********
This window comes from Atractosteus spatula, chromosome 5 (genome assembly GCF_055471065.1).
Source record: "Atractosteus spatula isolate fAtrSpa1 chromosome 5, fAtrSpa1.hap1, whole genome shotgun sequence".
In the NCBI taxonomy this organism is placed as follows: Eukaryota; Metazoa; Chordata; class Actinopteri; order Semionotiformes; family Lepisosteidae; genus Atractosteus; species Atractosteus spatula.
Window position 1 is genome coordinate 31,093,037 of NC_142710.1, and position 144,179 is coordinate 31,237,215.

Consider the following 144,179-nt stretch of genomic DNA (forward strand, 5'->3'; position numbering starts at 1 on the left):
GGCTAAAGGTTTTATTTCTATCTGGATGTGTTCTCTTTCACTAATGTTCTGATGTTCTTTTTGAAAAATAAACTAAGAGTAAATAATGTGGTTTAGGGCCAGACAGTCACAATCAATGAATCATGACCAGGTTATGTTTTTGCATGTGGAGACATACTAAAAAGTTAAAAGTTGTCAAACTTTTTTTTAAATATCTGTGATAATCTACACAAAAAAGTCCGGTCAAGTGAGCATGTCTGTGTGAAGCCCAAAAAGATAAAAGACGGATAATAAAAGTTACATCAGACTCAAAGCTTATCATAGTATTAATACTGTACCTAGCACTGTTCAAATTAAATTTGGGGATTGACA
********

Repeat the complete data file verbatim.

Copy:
This window comes from Atractosteus spatula, chromosome 5 (genome assembly GCF_055471065.1).
Source record: "Atractosteus spatula isolate fAtrSpa1 chromosome 5, fAtrSpa1.hap1, whole genome shotgun sequence".
In the NCBI taxonomy this organism is placed as follows: Eukaryota; Metazoa; Chordata; class Actinopteri; order Semionotiformes; family Lepisosteidae; genus Atractosteus; species Atractosteus spatula.
Window position 1 is genome coordinate 31,093,037 of NC_142710.1, and position 144,179 is coordinate 31,237,215.

Consider the following 144,179-nt stretch of genomic DNA (forward strand, 5'->3'; position numbering starts at 1 on the left):
GGCTAAAGGTTTTATTTCTATCTGGATGTGTTCTCTTTCACTAATGTTCTGATGTTCTTTTTGAAAAATAAACTAAGAGTAAATAATGTGGTTTAGGGCCAGACAGTCACAATCAATGAATCATGACCAGGTTATGTTTTTGCATGTGGAGACATACTAAAAAGTTAAAAGTTGTCAAACTTTTTTTTAAATATCTGTGATAATCTACACAAAAAAGTCCGGTCAAGTGAGCATGTCTGTGTGAAGCCCAAAAAGATAAAAGACGGATAATAAAAGTTACATCAGACTCAAAGCTTATCATAGTATTAATACTGTACCTAGCACTGTTCAAATTAAATTTGGGGATTGACA